Last edited by TedBeau; March 16th, 2010 at 01:15 PM.
Reason: Corrected item 4.
March 16th, 2010 12:50 PM
The NYPD did a study about a year after switching from revolvers to semi-autos, and it revealed that officers fired more rounds in similar type shootings with the higher capacity magazine than previously with revolvers. This notion that training will govern our instinct to survive is a pure fantasy.
“Monsters are real and so are ghosts. They live inside of us, and sometimes they win.”
~ Stephen King
March 16th, 2010 01:09 PM
Ding Ding Ding
Originally Posted by ArPacker
We have a winner!
March 16th, 2010 01:30 PM
How many shots fired is too many? Any number of shots fired after there is no longer a threat to your life.
March 16th, 2010 01:50 PM
Originally Posted by cuban11182
Things can be and often are per real world incidents quite fluid.
Originally Posted by SamRudolph
One moment you are run up on by Deebo and he has you pinched by threat of a strong arm robbery.
Next thing he and you both know, your hand appears to hold lightening at your command.
You both hear thunder claps. One, two, three...He falters and turns to flee.
Your conscious brain 'sees' him running away beating feet as into the distance.
Nothing there but his back or even front, as he backpedals & stumbles clearly trying to put space between you, the lightening and himself.
But you keep on firing, anyway...And in the space of one bullet transfer from becoming the aggressed to aggressor. : |
It can and does happen that quick.
You gotta stay on your toes mentally and work to contain your emotion in the immediate. Easier said than done but none the less remains a necessity.
"Killers who are not deterred by laws against murder are not going to be deterred by laws against guns. " - Robert A. Levy
"A license to carry a concealed weapon does not make you a free-lance policeman." - Florida Div. of Licensing
March 16th, 2010 02:35 PM
That sounds about right. We shoot to neutralize (i.e., "stop") the threat, which doesn't necessarily require killing.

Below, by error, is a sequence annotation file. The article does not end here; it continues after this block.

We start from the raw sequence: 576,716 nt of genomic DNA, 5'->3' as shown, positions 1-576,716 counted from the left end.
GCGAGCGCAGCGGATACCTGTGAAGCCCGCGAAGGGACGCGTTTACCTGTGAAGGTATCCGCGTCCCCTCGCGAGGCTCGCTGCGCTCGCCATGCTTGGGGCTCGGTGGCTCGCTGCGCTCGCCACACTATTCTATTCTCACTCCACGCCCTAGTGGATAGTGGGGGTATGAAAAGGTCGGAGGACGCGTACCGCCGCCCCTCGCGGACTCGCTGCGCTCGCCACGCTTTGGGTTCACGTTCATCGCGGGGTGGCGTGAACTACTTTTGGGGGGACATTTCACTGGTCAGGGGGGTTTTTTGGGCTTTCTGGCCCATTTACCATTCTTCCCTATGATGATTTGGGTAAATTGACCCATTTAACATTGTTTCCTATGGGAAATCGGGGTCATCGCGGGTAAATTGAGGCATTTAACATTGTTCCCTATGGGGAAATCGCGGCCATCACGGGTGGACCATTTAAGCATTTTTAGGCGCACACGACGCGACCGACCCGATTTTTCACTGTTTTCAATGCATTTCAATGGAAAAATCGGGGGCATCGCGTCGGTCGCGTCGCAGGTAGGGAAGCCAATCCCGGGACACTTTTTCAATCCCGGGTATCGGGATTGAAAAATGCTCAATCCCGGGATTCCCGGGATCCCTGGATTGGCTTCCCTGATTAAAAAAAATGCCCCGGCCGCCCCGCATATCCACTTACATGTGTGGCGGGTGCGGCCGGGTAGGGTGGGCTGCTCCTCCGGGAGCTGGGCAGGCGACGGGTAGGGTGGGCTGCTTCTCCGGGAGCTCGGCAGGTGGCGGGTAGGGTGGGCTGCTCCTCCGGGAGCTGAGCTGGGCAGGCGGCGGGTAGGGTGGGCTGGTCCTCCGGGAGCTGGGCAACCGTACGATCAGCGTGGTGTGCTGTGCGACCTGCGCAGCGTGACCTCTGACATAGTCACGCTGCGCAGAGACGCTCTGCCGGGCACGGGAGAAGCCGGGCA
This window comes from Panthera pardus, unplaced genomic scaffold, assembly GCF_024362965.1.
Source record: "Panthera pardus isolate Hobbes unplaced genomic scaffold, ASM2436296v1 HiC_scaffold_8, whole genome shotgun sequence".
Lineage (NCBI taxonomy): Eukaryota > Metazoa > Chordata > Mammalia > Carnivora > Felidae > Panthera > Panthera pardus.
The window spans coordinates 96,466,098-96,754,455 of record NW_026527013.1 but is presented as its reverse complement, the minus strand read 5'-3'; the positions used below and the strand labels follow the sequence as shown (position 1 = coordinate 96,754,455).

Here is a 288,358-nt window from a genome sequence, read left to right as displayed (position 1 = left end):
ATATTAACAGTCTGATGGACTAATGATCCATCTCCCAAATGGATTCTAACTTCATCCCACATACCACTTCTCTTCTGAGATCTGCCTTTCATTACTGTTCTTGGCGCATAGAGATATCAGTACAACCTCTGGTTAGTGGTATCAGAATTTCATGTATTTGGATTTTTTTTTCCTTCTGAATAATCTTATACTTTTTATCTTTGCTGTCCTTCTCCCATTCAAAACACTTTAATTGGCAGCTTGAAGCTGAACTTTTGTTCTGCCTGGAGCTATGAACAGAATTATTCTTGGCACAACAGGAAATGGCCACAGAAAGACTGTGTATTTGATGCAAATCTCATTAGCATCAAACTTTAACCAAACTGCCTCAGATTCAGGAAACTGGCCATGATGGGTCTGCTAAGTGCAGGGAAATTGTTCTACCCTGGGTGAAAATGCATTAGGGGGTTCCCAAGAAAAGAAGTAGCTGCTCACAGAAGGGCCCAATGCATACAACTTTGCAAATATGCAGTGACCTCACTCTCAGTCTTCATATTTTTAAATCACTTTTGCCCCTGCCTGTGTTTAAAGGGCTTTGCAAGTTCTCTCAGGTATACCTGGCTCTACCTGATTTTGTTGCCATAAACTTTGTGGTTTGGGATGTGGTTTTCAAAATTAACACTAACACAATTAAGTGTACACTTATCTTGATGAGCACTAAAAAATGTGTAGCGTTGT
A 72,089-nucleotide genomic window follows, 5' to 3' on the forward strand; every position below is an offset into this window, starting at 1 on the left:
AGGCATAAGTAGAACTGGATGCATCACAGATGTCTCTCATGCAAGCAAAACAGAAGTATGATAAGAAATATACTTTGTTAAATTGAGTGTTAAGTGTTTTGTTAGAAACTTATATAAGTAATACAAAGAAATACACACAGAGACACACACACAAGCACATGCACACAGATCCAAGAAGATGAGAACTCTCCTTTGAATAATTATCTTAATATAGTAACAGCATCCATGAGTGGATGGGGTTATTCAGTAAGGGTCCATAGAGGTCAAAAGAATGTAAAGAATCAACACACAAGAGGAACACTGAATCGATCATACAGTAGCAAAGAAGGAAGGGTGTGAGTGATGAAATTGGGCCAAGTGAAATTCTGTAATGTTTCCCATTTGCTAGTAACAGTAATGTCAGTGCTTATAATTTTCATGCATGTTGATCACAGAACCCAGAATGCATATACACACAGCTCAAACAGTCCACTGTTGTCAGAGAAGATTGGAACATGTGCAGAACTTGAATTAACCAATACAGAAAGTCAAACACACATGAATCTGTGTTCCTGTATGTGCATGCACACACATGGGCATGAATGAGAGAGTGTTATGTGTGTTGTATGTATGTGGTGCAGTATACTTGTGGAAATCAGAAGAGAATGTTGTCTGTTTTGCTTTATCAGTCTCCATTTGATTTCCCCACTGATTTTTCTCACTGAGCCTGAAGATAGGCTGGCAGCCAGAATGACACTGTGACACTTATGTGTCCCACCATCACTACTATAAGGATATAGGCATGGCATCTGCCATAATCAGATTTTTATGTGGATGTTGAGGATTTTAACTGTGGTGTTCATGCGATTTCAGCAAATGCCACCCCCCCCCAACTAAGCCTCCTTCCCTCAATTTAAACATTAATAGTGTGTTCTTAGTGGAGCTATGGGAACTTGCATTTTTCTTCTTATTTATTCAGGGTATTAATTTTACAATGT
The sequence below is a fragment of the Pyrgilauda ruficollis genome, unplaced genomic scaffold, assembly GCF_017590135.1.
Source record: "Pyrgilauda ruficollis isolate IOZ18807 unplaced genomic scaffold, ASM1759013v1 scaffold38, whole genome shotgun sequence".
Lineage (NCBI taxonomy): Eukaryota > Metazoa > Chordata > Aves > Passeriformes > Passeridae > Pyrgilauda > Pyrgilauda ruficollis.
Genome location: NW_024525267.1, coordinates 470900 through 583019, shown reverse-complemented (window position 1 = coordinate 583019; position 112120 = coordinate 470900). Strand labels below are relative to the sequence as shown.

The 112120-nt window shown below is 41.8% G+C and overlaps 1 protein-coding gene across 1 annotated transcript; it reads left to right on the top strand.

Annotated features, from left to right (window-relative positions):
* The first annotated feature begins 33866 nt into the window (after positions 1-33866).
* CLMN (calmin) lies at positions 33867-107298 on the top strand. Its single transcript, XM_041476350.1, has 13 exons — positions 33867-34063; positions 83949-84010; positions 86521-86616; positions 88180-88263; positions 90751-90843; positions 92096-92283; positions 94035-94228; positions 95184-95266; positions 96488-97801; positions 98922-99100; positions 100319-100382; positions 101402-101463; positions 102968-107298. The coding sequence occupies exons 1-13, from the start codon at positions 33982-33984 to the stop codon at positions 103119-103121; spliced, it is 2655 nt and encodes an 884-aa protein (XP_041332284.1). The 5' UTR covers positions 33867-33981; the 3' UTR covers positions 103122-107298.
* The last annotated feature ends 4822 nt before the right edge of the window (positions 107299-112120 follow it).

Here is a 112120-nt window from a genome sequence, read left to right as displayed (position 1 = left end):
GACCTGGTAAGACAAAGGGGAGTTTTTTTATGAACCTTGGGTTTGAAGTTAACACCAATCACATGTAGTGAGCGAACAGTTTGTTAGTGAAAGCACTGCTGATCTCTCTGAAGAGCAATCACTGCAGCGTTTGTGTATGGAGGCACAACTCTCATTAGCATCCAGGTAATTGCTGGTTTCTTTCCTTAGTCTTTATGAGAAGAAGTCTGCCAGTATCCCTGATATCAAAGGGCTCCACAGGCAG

Originally Posted by skysoldier29
I disagree with your translation. In civilian terms, it translates as "stop the threat." Excessive force doesn't require "too many" shots. Any use of deadly force might be viewed as excessive, depending on the circumstances. In fact, any use of violent force, including bare hands, after the threat is neutralized, might be deemed excessive.
... (Which I translated to civilian terms as anything to win a fight)
This sounds like choosing a pump action shotgun in hopes that the sound of cycling the action will deter the BG. You cycle the action to load the shotgun, period. You use a laser sight system to aim your weapon, period.
... IE, why I have a light a laser attached to my G23 IOT make the BG quit (I hope) before I have to use deadly force.
Controlled pairs are commonly taught in civilian defensive pistol courses, too. Honestly, if you've been trained to use controlled pairs, repeating as necessary to neutralize the threat to yourself, then you are in pretty good shape, assuming the situation requires deadly force.
...My training had taught me to fire two controlled but rapid shots to center mass, reevaluate and continue to engage if there is still a threat of loss of life or injury.
Civilians train controlled pairs all the time, to the point that it almost becomes a single act. I wouldn't be worrying about the use of one shot versus two in a situation that requires deadly force. I would be more concerned about the judgement, in the civilian world, that deadly force is required. Making that call is likely to be the element that receives the most scrutiny.
...I was told that in North Carolina where I will be carrying since I’m stationed at Fort Bragg could get me into legal trouble as multiple shots could be over kill.
How a lawyer will characterize your actions, and how a jury will interpret your actions, are beyond your control even under the best of circumstances. You don't have any way of knowing or predicting that. All you can do is do your best to stay within the law, wherever you are, and use your best judgement to apply the least amount of force necessary to neutralize the threat, up to and including deadly force.
Originally Posted by skysoldier29
March 16th, 2010 05:42 PM
Sorta goes along with what one of my teachers asked in a CJ class. He asked why some officers shot someone 23 times, I replied "Because they didn't have to shoot him 24 times" Most of the class didn't get it. Shoot to eliminate the threat. That being said, when I got my CPL the instructor said to shoot with a quick follow-up.
Originally Posted by kelcarry
Kel-Tec P-11, Supertuck Deluxe, Wilderness Tactical Original Instructor's Belt
March 17th, 2010 05:39 AM
Shoot until subject is dead. Then 2 through the brains to make sure they don't turn zombie.